Thursday, June 18, 2009

"Mrs. Satan" in Middleborough

One of the most controversial American figures of the post Civil War era was Victoria Woodhull (1838-1927), perhaps best remembered today as the first woman to run for the American presidency. Woodhull was an early suffragist, an advocate of sexual freedom, divorce, social welfare programs, an eight-hour workday, corporate profit-sharing and other progressive measures.

Woodhull and her sister, Tennessee ("Tennie") Claflin, were the first female stock brokers on Wall Street, and the two later edited and published a newspaper, Woodhull & Claflin's Weekly in which appeared the first English translation of Karl Marx's Communist Manifesto. In November, 1872, during Woodhull's run for the presidency, the newspaper exposed nationally renown preacher, Henry Ward Beecher, an opponent of Woodhull and her support for "free love", as an adulterer, touching off a national scandal which remained in the news for a number of years.

Not surprisingly, Woodhull was an anathema to social and political conservatives who literally demonized her in the press. Most notably, cartoonist Thomas Nast depicted her as "Mrs. Satan" in the February 17, 1872, edition of Harper's Weekly.

Just months following these events, during the summer of 1873, Woodhull passed through Middleborough, stopping long enough at the depot to change trains where she left her photograph with one fortunate admirer.

The Middleboro Gazette says Victoria Woodhull, accompanied by [her second husband] Major Blood, has been to the Camp-meeting on the Cape, and on her way thence she stopped at the Middleboro depot, and as a trophy of the influence of his good graces a gentleman, who may be seen at the depot most every day, has a picture of herself which she donated. Unfortunate man!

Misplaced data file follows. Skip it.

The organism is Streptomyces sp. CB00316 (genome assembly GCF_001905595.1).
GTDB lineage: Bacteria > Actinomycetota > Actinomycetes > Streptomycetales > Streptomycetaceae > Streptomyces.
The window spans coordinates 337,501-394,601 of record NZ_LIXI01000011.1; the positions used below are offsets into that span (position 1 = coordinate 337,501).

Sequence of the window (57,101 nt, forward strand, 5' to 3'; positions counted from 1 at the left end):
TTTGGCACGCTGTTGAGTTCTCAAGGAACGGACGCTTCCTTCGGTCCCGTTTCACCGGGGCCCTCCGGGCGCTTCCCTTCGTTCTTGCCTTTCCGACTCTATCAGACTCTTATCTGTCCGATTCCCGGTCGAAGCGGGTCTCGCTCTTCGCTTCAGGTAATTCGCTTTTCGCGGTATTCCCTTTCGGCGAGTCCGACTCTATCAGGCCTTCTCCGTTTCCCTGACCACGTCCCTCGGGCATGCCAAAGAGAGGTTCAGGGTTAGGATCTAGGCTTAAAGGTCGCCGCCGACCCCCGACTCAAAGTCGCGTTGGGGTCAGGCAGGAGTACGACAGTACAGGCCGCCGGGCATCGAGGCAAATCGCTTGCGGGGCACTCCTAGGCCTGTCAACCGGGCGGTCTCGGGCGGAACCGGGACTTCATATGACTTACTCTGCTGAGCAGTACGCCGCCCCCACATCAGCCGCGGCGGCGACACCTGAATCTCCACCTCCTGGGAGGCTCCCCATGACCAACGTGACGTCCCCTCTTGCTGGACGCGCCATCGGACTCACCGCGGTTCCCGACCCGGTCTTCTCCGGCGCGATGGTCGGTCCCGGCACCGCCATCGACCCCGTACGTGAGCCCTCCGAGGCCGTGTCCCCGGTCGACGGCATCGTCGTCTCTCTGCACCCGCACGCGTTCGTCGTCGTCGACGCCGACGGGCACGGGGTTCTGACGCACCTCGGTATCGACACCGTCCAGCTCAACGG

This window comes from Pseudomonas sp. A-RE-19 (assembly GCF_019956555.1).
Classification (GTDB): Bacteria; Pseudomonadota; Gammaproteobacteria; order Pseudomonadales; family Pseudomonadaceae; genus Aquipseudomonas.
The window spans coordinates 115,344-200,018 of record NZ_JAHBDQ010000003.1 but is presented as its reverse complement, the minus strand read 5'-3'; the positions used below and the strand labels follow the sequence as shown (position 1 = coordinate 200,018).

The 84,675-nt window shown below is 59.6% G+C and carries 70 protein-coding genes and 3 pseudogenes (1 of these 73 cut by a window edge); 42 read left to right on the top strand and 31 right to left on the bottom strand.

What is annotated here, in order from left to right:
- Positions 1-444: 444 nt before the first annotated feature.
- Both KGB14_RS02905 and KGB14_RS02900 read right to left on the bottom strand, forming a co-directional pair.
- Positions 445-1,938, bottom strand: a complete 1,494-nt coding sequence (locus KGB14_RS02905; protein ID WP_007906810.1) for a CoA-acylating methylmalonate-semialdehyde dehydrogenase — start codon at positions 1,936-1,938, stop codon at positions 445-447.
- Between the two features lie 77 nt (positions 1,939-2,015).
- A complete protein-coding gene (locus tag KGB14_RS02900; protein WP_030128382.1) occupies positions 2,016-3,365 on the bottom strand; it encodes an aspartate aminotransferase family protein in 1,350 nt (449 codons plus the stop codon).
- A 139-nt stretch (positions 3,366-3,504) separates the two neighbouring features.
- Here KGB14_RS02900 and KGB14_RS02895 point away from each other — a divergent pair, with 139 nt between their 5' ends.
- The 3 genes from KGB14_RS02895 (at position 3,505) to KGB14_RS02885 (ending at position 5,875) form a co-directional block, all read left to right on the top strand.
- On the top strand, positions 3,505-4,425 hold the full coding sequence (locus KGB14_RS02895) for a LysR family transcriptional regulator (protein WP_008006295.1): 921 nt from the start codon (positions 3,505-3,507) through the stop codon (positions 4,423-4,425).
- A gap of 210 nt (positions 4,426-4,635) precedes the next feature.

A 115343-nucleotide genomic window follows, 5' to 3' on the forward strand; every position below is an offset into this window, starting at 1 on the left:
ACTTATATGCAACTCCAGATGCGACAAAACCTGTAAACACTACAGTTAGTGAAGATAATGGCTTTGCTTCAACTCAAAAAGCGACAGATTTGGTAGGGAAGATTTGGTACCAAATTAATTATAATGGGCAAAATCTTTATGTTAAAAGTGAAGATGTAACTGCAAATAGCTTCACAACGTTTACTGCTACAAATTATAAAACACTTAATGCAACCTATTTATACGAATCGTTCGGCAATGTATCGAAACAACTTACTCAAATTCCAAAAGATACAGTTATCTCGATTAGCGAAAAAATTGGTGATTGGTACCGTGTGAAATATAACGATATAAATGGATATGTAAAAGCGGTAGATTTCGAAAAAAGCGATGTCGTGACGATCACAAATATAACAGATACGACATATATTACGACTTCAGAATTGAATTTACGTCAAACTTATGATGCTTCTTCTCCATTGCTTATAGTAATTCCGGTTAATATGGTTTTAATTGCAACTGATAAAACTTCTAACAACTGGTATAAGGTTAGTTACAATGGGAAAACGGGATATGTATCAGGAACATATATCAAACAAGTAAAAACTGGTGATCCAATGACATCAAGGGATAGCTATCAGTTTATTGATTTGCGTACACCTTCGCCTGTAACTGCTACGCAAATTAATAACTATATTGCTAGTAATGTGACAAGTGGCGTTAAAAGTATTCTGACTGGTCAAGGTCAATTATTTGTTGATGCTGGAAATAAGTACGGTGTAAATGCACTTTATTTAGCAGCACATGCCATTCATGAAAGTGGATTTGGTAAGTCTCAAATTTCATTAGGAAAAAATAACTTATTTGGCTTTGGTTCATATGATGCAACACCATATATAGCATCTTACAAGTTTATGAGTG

It's not readily apparent whether the Gazette's final sentiment is sarcastic or sympathetic, which is perhaps apropos given Woodhull's ability to provoke such widely disparate reactions.

"Victoria C. Woodhull", Bradley & Rulofson, photographers, San Francisco, carte de visite, undated
It was probably a photograph similar to this which Woodhull left with an unidentified employee of the local railroad station in Middleborough.
Harper's Weekly, "Get Thee Behind Me, (Mrs.) Satan!", Thomas Nast, cartoonist, February 17, 1872, page 140.
Nast's cartoon was particularly vitriolic, depicting a demonic-looking Woodhull (notice the cloven hoof peaking out from under the hem of her dress). What makes the cartoon especially viscious is that the second woman with the drunken man on her back and the apparently helpless child is likely intended to represent Woodhull whose first husband, Dr. Canning Woodhull was an alcoholic, and whose son Byron (one of Woodhull's two children) suffered from mental retardation.

Old Colony Memorial, "County and Elsewhere", August 7, 1873, page 1.


Cari Carpenter said...

For more info about her, see:,674201.aspx

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